Diane Raptosh

from Torchie’s Book of Days
xxii

     
   

July sky files another joy, and I’m out hanging laundry

on the lowest branches of our honey locust.

 

It’s Friday. It is,

as the kids say, hella hot,

 

and as I lay damp socks across

the longest seed pods, I am put in mind

 

of Wong Bock Sing, who at 67

took in bundles of wash,

 

labored over tub

and ironing board, then delivered his completed works

 

to local clients—all of it without complaint

roundabout 1913,

 

which reminds me of the eternal

neverness of now

 

and the girl

with the Justin Bieber haircut

 

I met the other day in Rhodes Skate Park,

who went on and on about the honeycombs of Chinese tunnels

 

she’s sure must roam the undersides

of this fair city. Legend’s residue, yes—

 

a work of what we might dub tall nonfiction.

O hungry readership, do you believe

 

it’s against the CC&Rs to dangle Shock Sock river shoes atop

the neighbor’s curb to dry? Did I remember to return two eggs

 

to Gayle next door? Those wine glasses to Peter and Eric?

We live in the land of the Shoshone and Bannock.

 

Shouldn’t I already have been always kinder,

more openhanded—more than a titch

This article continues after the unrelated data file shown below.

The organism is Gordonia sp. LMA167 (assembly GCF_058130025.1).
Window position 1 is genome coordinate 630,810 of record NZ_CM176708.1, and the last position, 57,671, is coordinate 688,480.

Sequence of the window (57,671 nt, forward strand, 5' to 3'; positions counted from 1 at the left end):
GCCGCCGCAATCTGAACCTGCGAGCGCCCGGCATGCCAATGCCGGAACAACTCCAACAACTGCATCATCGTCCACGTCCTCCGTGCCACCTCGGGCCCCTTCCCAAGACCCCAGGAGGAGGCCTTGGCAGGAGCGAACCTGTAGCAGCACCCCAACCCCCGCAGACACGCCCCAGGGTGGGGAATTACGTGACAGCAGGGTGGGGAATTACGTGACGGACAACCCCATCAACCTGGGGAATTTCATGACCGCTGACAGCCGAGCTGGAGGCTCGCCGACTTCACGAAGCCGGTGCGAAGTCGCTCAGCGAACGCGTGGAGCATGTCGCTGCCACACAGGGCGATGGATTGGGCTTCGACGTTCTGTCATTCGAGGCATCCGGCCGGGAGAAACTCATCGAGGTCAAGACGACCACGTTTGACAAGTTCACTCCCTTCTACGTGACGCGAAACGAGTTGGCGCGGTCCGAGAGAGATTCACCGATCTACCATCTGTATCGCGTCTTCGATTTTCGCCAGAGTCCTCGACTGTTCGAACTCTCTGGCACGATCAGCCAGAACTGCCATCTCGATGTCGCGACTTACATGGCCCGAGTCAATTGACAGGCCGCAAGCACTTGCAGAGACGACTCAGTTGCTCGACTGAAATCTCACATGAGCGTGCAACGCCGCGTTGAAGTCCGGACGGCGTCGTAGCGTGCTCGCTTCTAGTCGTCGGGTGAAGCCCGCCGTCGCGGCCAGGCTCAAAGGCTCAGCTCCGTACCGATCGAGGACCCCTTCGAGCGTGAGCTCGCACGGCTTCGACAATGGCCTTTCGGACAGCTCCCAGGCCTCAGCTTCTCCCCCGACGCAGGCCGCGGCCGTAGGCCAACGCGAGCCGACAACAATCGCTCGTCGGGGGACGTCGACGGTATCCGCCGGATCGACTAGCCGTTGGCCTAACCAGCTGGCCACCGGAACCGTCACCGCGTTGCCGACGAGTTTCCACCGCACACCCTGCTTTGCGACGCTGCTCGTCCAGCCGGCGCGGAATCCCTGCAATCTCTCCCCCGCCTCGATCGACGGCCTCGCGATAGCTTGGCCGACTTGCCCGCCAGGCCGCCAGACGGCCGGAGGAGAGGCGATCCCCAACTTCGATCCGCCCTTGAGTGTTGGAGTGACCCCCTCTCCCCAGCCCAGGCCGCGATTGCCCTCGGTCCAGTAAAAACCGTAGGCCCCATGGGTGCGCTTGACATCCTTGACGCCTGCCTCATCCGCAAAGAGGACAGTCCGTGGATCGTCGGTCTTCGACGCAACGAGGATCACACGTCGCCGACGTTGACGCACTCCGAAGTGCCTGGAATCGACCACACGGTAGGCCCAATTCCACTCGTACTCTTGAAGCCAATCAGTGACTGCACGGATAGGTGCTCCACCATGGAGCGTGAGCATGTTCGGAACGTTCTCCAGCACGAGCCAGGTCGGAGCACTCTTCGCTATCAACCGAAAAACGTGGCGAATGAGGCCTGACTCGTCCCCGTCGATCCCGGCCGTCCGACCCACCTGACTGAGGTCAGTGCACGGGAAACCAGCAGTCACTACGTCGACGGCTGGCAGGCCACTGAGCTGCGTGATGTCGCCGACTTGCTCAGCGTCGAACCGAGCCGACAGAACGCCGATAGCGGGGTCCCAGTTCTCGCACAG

more alert?

O humid river shoe, to be

 

means not to know entirely how to,

though if you could look around, you’d see that

 

while the din rages

elsewhere about Islam,

 

a new mosque, painted eggshell and green,

opened its quiet doors

 

on Cloverdale, welcoming Bosniaks.*

Anyone can come.

 

It is here, in what one Kosovar called Potato City

we first got these folk beliefs:

 

If you see a blue jay on Friday,

you will have good luck,

 

and Thick slices of bread

are called “step-mother slices.”

 

It is here, where of a summer’s night

you might go out to hear the band

 

Amuma Says No,

the accordion saying yes, yes, yes the whole while,

 

saying Sí, se puede

saying Hal luuqad marna kuma filna*

 

saying Halleuliah, Homeslice:

This is a good use of our life.

 

* “One language is never enough” in Somali

     
         
        return to poetry
 

Diane Raptosh’s fourth book of poetry, American Amnesiac (Etruscan Press), was recently longlisted for the 2013 National Book Award. The recipient of three fellowships in literature from the Idaho Commission on the Arts, she is currently serving as the Boise Poet Laureate (2013) as well as the Idaho Writer in Residence (2013-2016). Her poems have appeared in numerous literary journals, including Women’s Studies Quarterly, Michigan Quarterly Review, Terrain.org, OccuPoetry, and the Los Angeles Review. Her work has also been anthologized widely in such places as New Poets of the American West, Mamas and Papas: On the Sublime and Heartbreaking Art of Parenting, Classifieds: An Anthology of Prose Poems and The Glenn Gould Anthology. The poems here are taken from the manuscript she is currently working on, Torchie’s Book of Days. Her website: www.dianeraptosh.com.